Friday, August 3, 2018

Book Review: The Gentleman's Guide to Vice and Virtue (Montague Siblings #1)

Release Date: June 27, 2017
Author: Mackenzi Lee
Publisher: Katherine Tegan Books
Length: 513 pages
Source: OwlCrate Book

Henry “Monty” Montague was born and bred to be a gentleman, but he was never one to be tamed. The finest boarding schools in England and the constant disapproval of his father haven’t been able to curb any of his roguish passions—not for gambling halls, late nights spent with a bottle of spirits, or waking up in the arms of women or men.

But as Monty embarks on his Grand Tour of Europe, his quest for a life filled with pleasure and vice is in danger of coming to an end. Not only does his father expect him to take over the family’s estate upon his return, but Monty is also nursing an impossible crush on his best friend and traveling companion, Percy.

Still it isn’t in Monty’s nature to give up. Even with his younger sister, Felicity, in tow, he vows to make this yearlong escapade one last hedonistic hurrah and flirt with Percy from Paris to Rome. But when one of Monty’s reckless decisions turns their trip abroad into a harrowing manhunt that spans across Europe, it calls into question everything he knows, including his relationship with the boy he adores.



Protagonist: After getting thrown out of boarding school, Henry "Monty" Montague is preparing to go on his Tour of the Continent. When he comes home his life will be different, he'll have to take over the estate from his abusive father, his best friend who he might love will be going to Holland for Law School, and even his sister who he doesn't always get along with won't be there to pester him since she's off to finishing school. Monty hopes this tour will be a yearlong journey of debauchery before his life changes, but when Monty stumbles into some trouble, everything snowballs out of control. I love Monty so much, so many times in this story I just wanted to hold him and tell him he's worthy of happiness, his father has messed him up so much, and he does so much to hide it. Monty is by no means perfect, he's selfish and entitled, he's reckless and a bit of an alcoholic, but the best thing about this story is how he changes and at what rate. All the character development for not only Monty but all of the characters felt very natural and authentic, and the authenticity really lends itself to telling this complex tale.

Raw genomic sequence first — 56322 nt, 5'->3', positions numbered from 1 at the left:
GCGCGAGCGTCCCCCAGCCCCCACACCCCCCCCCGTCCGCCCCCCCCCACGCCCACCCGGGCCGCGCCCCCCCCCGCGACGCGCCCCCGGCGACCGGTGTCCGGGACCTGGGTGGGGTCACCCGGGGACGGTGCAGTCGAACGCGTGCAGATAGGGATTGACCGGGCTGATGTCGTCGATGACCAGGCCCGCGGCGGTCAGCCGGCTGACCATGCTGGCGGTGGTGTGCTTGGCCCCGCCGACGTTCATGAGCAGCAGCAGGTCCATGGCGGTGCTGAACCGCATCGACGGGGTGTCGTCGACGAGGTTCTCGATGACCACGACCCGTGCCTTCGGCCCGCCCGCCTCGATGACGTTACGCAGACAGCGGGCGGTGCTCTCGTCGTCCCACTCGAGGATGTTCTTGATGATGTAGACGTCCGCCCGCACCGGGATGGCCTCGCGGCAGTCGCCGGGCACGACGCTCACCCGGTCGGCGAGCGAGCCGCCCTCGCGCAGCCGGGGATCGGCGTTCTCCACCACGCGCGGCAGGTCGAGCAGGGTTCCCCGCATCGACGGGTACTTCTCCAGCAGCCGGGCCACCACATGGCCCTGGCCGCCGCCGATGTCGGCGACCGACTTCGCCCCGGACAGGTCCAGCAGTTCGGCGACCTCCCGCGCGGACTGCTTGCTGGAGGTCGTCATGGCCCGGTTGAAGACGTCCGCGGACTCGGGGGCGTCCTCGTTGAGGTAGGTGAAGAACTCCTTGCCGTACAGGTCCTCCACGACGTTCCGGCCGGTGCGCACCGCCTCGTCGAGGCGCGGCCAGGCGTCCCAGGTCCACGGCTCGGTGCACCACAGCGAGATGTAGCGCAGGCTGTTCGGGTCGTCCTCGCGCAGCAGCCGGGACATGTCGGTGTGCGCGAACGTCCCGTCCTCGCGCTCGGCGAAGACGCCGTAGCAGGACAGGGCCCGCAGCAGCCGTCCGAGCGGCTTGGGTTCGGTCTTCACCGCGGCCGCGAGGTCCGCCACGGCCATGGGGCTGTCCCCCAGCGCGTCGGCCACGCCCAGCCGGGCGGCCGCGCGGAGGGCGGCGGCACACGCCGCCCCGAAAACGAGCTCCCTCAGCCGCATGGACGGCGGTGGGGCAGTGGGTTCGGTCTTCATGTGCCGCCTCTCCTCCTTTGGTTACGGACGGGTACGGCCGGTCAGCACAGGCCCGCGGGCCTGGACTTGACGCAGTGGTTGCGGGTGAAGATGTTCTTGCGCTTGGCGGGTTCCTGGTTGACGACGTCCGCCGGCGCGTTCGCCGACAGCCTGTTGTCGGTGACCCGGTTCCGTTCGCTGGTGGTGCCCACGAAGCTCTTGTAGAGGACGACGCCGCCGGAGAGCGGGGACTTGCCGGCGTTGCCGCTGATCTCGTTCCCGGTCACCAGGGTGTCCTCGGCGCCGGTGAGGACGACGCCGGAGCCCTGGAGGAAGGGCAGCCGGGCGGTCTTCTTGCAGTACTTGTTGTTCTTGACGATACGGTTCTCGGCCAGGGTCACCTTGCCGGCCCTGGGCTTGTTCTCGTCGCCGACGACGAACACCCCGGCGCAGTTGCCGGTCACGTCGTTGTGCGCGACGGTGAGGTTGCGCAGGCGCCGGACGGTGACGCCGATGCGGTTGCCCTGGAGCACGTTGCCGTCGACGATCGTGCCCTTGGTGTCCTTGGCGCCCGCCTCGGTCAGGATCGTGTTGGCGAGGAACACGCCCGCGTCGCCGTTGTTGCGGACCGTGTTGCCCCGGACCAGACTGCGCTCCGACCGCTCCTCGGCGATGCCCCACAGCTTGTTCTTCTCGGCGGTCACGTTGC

Romance: As I mentioned above, Monty feels he's in love with his best friend, Percy, and while the romance didn't progress as quickly as I'd like the pacing does fit well with the overall tale so I'm not upset. I really love how Monty's sexuality was explored. At the start of this story, Monty knows he's bisexual, though they didn't have a word for that in the 1700s, and I love how well that's established, as someone who's bisexual, I love seeing that represented so wholly, we see Monty flirt and canoodle with both men and women and how he explains his feeling to his sister later in the book felt so freaking relateable I almost cried. Then there's the Percy of it all. From the start, Percy is the light of Monty's life, though since Monty's not so great with feelings or expressing them, Percy is unaware. They're best friends who've known each other since they were young and with that comes a very special relationship that I love seeing evolve into a romance. While Monty and Percy's romance comes with a whole lot of drama and a little miscommunication, I just love it and really enjoyed the ride.